Or in other words, cricket. A sport I love - you probably don't know this but throughout school and University I was a scorer (somebody who keeps the scores, not somebody who goes out on the field and actually hits balls) and occasionally an umpire. So I was very pleased to see there was a lovely silhouette cricketer among the stamps that came with the latest Creative Stamping magazine.
I masked the card to leave a strip along the bottom and inked it with a green ink from a very old pad. The colour is called Grass Green but I reckon it's grass that hasn't had enough water for a week or two. Next I stamped the image and sentiment, then turned to the stamp set again to pick out a cricket ball stamp - and there wasn't one! There was a golf ball, a rugby ball, tennis, soccer and even a baseball, but no cricket ball. How odd, given there was a cricketer image. So I punched a large hole in a scrap of paper and stencilled red ink through it. I did think about trying to draw in the stitching lines, but you can't see them when the ball is flying through the air, especially if the bowler has used lots of spin, so decided it was safer not to.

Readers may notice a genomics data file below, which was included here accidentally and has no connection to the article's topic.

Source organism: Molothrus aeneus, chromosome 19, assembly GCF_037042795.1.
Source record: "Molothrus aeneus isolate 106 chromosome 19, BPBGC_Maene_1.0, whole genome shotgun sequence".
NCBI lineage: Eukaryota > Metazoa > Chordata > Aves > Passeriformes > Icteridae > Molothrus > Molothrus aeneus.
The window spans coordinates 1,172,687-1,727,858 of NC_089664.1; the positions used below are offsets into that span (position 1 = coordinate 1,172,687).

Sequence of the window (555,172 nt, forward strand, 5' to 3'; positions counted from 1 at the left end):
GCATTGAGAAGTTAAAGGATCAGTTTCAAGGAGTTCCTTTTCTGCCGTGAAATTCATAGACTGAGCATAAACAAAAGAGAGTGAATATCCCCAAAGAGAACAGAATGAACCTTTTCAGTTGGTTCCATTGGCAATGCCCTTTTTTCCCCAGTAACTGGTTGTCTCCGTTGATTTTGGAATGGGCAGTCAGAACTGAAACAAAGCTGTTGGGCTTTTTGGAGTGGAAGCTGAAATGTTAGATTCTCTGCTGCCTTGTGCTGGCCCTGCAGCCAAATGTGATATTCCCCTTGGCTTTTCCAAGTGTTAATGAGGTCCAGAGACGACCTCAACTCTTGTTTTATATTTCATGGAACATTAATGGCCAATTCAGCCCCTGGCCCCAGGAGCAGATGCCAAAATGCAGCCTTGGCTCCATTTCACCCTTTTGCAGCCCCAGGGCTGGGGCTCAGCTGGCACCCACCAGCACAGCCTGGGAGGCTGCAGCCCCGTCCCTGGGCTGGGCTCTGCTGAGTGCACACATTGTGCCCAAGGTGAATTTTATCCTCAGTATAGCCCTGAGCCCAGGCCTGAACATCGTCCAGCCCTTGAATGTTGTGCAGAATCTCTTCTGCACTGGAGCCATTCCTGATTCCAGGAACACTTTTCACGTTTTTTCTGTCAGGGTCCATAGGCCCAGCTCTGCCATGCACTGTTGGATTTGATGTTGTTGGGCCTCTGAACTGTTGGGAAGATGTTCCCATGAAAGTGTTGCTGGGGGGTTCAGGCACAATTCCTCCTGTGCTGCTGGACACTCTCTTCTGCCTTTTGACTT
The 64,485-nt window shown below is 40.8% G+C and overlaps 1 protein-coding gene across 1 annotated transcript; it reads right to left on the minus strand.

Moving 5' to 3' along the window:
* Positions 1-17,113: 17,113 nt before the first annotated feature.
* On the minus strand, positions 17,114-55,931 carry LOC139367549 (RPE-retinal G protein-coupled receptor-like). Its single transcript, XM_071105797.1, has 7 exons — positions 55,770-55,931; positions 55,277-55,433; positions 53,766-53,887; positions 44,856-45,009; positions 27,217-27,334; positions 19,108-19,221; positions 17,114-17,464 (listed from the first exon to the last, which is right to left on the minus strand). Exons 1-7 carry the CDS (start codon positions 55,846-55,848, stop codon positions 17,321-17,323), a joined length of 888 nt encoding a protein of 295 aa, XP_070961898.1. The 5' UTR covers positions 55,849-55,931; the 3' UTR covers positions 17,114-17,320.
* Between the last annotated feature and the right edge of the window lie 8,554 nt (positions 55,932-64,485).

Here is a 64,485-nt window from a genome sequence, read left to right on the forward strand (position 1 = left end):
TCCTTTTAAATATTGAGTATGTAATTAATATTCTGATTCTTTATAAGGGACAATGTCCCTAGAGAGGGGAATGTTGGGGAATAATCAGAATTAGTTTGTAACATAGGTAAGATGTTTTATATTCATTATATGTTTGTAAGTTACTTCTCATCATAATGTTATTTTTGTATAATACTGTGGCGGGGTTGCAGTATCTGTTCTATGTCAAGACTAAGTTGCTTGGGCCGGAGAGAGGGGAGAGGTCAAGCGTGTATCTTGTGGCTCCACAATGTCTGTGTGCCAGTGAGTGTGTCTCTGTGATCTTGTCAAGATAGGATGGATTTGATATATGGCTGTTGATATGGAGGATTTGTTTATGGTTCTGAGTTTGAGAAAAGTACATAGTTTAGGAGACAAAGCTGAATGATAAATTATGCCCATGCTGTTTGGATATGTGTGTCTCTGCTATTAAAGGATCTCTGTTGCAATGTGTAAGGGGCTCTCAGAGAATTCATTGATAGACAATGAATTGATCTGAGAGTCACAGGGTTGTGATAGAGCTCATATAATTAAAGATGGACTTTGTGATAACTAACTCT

So there you have it - my second one-layer card in two days. I think I may need to go for a lie down. (Don't worry, this afternoon's planned project has lots and lots of layers!).
Just in case you are unfamiliar with Cricket, I thought you might like to read this:
- You have two sides, one out in the field and one in.
- Each man that’s in the side that’s in the field goes out and when he’s out comes in and the next man goes in until he’s out.
- When a man goes out to go in, the men who are out try to get him out, and when he is out he goes in and the next man in goes out and goes in.
- When they are all out, the side that’s out comes in and the side that’s been in goes out and tries to get those coming in out.
- Sometimes there are men still in and not out.
- There are men called umpires who stay out all the time, and they decide when the men who are in are out.
- Depending on the weather and the light, the umpires can also send everybody in, no matter whether they’re in or out.
- When both sides have been in and all the men are out (including those who are not out), then the game is finished.
– Attributed (tenuously) to the Marylebone Cricket Club.
Does that make it all clear?
I am sharing this with
Cardz 4 Guys - Sports
AAA - One layer/Silhouettes